On August 2014, a police officer in Ferguson, Missouri, shot and killed Michael Brown, an unarmed black teen.
The shooting would become a huge moment in American policing. It led to protests and riots in the St. Louis suburb for weeks, catching national attention as the demonstrations and the police’s aggressive response to the protests were broadcast live on major news channels. The conversation surrounding the shooting — about racial disparities in police use of force — gave rise to the modern Black Lives Matter movement, which has continued protesting police brutality and systemic racism more broadly.
The protests also drew attention from the US Department of Justice. After the shooting, the Justice Department put out a report finding that Ferguson, Missouri, used its police force as a revenue-generating operation by ticketing and fining residents, particularly black people, for petty crimes to net the city as much money as possible. That, too, exposed abuses and racial disparities in policing — fostering a broader conversation about not just police use of force, but the more insidious ways that policing can disproportionately impact black communities.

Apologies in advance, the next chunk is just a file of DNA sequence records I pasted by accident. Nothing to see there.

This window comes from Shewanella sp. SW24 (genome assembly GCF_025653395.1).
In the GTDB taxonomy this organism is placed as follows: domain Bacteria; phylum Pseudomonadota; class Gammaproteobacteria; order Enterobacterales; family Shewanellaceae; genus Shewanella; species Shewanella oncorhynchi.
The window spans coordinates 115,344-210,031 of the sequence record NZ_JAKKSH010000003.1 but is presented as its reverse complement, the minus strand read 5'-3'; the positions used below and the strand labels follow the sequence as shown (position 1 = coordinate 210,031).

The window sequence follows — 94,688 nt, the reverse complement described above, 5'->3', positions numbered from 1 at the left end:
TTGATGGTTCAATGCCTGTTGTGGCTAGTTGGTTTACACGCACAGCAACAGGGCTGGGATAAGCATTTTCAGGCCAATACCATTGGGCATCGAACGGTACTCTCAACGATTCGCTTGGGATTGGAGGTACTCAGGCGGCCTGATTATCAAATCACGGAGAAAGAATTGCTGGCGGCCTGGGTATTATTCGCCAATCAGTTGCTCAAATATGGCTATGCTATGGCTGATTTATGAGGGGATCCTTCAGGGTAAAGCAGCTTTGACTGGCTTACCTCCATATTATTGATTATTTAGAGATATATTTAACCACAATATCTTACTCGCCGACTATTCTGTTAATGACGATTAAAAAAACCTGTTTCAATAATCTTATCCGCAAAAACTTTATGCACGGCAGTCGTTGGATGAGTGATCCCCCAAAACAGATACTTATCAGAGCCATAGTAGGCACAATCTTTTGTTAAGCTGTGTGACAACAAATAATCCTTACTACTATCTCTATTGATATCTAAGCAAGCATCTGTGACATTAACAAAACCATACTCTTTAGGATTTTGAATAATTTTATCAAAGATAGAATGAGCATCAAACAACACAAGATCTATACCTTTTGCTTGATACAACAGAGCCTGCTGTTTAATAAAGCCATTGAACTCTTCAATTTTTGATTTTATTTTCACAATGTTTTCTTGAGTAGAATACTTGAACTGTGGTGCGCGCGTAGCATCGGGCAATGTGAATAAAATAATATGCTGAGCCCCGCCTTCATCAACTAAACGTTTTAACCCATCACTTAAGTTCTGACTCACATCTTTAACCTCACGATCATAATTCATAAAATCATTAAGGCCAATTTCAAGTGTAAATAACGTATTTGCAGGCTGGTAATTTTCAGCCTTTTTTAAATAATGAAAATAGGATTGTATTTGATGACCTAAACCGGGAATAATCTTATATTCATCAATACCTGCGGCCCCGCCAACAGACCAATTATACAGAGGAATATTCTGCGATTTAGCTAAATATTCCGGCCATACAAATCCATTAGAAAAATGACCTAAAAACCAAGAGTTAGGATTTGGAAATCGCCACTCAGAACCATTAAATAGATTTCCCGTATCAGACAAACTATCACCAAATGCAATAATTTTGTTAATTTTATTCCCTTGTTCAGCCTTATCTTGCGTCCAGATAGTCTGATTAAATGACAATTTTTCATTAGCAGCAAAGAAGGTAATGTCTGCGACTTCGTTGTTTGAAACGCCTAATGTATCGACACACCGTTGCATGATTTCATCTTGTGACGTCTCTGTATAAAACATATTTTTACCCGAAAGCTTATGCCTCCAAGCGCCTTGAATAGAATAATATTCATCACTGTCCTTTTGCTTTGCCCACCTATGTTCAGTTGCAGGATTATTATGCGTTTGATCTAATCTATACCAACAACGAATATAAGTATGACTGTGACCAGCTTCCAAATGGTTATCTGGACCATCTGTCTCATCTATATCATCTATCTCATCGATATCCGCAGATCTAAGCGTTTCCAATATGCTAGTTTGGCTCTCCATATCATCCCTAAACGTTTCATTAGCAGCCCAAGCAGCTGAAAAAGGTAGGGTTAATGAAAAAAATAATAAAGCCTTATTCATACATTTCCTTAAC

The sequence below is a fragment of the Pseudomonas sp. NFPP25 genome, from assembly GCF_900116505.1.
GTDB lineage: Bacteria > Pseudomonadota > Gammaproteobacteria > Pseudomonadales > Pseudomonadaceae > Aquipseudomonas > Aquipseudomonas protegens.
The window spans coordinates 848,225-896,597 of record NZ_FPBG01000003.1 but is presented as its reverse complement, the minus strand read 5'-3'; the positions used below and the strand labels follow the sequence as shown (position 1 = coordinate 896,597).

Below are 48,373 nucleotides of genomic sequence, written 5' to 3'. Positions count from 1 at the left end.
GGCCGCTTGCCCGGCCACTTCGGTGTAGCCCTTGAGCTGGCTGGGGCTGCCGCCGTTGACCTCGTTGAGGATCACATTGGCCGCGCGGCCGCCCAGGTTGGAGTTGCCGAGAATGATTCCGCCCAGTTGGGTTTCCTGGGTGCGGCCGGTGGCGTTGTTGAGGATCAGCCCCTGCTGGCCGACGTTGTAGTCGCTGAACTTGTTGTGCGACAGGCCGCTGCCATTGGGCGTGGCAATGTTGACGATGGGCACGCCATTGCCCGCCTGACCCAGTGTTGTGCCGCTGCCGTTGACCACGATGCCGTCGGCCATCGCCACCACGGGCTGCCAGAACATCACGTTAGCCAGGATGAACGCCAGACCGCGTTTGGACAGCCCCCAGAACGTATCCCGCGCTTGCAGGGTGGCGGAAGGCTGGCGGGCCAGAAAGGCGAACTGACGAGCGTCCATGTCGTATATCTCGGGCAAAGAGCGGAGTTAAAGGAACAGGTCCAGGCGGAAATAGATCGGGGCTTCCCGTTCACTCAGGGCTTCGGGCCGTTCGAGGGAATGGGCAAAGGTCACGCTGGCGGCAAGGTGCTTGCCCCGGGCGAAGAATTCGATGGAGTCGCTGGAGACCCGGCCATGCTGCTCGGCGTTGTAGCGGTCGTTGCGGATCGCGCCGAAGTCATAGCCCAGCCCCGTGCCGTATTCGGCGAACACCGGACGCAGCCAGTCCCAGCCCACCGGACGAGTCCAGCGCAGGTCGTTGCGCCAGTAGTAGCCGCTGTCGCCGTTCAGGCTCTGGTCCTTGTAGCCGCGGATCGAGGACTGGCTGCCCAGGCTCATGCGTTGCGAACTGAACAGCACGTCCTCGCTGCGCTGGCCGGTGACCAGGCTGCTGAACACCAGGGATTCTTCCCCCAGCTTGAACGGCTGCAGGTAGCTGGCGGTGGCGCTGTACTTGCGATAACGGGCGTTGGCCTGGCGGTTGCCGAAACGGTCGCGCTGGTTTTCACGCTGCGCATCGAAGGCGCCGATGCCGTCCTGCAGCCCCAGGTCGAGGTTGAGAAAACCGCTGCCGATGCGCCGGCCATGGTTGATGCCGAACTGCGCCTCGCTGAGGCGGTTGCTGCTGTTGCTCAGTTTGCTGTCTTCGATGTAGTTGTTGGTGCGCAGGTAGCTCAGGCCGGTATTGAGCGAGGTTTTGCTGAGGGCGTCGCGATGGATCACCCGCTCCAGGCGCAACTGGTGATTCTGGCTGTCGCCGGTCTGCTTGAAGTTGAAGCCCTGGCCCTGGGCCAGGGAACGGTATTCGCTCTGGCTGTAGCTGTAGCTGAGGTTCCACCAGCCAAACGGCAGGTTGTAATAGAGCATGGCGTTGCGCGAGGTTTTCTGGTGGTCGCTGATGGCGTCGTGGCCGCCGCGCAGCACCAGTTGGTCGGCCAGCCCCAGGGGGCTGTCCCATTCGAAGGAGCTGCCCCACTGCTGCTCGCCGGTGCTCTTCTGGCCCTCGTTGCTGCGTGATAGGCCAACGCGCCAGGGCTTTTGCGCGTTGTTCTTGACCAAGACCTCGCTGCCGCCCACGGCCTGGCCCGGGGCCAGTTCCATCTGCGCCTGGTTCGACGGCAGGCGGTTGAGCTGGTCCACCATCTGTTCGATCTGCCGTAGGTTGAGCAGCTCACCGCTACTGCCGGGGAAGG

These issues continue getting attention around the country today. But to understand why, you have to begin with the Michael Brown police shooting and the protests that followed.